Posts Tagged: writing practice

Thanks!

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When I signed up to write this blog post several months ago, it was at the Red Wheelbarrow Writer’s happy hour and—as I’d been indulging in happiness for well over an hour—I was, um… easily manipulated. And writing a blog post for a bunch of writers at some random future date seemed like a great […]

IN PRAISE OF OLDER WRITERS

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Mary Wesley published her first novel at the age of 71, and then a dozen more before she died in 2002 aged 90. Her brilliant coming-of-age World War Two story, The Camomile Lawn, has been adapted for British television. I hope we see it here soon. Wesley is an inspiration, but I would not have […]

Teller of Tales, Lover of Life

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Ask me what I am, and I’ll tell you I am a storyteller. That hasn’t changed over the years. When I was just a child, my mother had to wait patiently for an answer to what she believed a simple question. “Why did the principal of the kindergarten call saying you were very persuasive?” A […]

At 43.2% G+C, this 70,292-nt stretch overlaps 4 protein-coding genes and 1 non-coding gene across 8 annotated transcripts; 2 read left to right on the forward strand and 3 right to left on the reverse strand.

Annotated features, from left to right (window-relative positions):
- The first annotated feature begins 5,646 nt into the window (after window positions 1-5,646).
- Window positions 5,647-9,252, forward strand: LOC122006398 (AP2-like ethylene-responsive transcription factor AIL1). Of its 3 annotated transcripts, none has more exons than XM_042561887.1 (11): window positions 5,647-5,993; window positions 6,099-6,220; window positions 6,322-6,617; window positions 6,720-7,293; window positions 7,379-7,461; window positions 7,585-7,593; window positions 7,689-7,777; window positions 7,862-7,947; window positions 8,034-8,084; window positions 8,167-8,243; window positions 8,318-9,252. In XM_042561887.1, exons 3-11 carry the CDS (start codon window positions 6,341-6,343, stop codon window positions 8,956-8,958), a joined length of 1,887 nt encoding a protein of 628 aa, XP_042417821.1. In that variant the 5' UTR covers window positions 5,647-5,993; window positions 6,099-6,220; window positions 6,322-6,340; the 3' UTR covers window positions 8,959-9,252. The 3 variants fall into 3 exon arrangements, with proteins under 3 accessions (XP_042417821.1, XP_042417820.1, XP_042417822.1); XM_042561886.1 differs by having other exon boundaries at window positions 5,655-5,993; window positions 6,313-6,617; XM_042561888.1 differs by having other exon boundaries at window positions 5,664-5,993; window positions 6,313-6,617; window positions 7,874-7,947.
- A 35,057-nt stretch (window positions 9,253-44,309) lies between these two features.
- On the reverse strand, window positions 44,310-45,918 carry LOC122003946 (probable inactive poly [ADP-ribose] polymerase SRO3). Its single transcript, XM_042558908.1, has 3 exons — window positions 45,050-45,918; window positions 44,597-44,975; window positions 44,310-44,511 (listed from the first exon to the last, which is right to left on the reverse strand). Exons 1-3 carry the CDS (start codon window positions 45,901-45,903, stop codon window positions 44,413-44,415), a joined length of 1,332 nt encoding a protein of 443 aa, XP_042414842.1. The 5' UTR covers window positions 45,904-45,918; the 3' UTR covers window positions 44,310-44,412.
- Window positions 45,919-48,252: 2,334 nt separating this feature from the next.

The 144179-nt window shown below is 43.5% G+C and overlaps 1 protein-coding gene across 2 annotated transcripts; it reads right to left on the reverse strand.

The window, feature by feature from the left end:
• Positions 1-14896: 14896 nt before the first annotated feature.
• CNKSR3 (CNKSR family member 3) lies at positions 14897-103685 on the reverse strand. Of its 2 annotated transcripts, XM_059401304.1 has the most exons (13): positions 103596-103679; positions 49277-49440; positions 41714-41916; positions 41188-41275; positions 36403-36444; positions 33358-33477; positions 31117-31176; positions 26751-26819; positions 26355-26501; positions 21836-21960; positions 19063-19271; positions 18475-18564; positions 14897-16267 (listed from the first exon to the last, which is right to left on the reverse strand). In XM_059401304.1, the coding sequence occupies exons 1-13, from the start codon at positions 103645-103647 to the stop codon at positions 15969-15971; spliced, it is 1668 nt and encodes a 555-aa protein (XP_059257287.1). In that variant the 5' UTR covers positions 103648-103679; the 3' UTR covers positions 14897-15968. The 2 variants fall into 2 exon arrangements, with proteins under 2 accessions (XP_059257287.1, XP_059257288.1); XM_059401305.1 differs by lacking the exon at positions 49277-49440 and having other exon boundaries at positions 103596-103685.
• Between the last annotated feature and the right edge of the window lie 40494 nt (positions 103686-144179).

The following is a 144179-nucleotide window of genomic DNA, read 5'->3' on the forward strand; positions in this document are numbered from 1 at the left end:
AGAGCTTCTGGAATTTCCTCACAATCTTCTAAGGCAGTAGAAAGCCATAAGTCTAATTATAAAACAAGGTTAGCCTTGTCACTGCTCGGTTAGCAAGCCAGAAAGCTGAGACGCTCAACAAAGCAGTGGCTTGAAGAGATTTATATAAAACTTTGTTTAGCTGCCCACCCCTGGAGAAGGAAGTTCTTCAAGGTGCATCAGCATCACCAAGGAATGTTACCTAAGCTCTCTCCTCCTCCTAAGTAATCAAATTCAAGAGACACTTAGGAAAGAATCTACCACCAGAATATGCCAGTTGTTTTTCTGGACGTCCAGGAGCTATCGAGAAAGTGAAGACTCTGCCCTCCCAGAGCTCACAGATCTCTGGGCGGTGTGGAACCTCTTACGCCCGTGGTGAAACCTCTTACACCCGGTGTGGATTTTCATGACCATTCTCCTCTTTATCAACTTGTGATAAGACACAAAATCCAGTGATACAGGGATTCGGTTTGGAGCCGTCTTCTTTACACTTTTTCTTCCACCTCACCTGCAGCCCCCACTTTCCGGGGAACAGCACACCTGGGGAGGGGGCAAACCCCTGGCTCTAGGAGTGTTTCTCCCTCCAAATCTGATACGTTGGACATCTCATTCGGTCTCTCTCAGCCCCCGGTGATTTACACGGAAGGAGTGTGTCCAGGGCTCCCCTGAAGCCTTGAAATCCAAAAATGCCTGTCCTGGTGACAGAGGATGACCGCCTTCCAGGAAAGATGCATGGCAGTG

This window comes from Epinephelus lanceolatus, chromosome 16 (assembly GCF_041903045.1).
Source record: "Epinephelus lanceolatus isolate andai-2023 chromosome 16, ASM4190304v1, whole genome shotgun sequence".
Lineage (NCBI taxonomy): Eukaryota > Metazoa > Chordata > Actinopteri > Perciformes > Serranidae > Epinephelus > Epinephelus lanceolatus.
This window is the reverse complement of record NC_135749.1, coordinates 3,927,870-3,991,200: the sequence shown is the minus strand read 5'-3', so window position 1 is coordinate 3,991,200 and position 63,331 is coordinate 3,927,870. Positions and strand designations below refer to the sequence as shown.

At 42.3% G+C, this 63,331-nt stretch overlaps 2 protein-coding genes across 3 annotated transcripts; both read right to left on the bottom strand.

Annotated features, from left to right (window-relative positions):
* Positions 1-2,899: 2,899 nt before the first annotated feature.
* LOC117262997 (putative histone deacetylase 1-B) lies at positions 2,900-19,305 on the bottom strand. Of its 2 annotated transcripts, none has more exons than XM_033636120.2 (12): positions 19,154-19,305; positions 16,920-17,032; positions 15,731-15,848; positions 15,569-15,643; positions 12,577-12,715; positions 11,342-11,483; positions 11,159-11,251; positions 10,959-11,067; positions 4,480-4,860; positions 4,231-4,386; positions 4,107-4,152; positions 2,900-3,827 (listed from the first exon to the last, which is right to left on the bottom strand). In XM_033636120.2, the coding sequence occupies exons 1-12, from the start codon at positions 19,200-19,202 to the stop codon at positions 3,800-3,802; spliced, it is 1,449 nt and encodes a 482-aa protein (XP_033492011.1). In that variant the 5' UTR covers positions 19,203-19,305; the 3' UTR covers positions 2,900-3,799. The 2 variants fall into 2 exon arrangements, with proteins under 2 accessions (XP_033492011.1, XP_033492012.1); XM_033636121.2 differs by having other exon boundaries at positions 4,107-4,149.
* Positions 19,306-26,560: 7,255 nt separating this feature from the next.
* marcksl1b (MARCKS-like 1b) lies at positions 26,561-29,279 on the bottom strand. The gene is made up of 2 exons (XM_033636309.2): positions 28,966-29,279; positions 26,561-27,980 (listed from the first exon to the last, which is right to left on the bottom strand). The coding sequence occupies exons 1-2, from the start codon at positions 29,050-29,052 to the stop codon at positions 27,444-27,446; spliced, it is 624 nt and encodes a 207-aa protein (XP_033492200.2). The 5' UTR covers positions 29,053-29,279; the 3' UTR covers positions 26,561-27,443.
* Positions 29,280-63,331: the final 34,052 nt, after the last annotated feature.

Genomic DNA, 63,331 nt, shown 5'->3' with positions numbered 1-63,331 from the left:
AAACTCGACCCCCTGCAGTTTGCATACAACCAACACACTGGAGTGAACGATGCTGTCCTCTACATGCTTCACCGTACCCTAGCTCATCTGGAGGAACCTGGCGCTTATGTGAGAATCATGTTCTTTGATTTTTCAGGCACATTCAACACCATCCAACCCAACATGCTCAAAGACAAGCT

Hermits, Groupies, and Ruth Ozeki

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Like Alice Robb In last week’s blog, “In Praise of Writer Buddies,” I own the label of hermit scribbler,” a solitary figure at one with my keyboard even when I’m at the Village Books Writing Table, at my favorite library haunts in Ferndale and Burlington, or Café Adagio and the Swan Café at the Co-op. […]

In Praise of Writer Buddies

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Posted on riverchildbooks.com   November 9, 2014 by Alice Robb I’m a hermit scribbler, alone in my cluttered office, pecking out my sentences, paragraphs, blogs, letters, stories, novels, memories. Scrawling, sometimes almost illegibly, in my diaries, making outlines, lists, charts. I maintain this essential myth because I need solitude to engage in those satisfying activities. To […]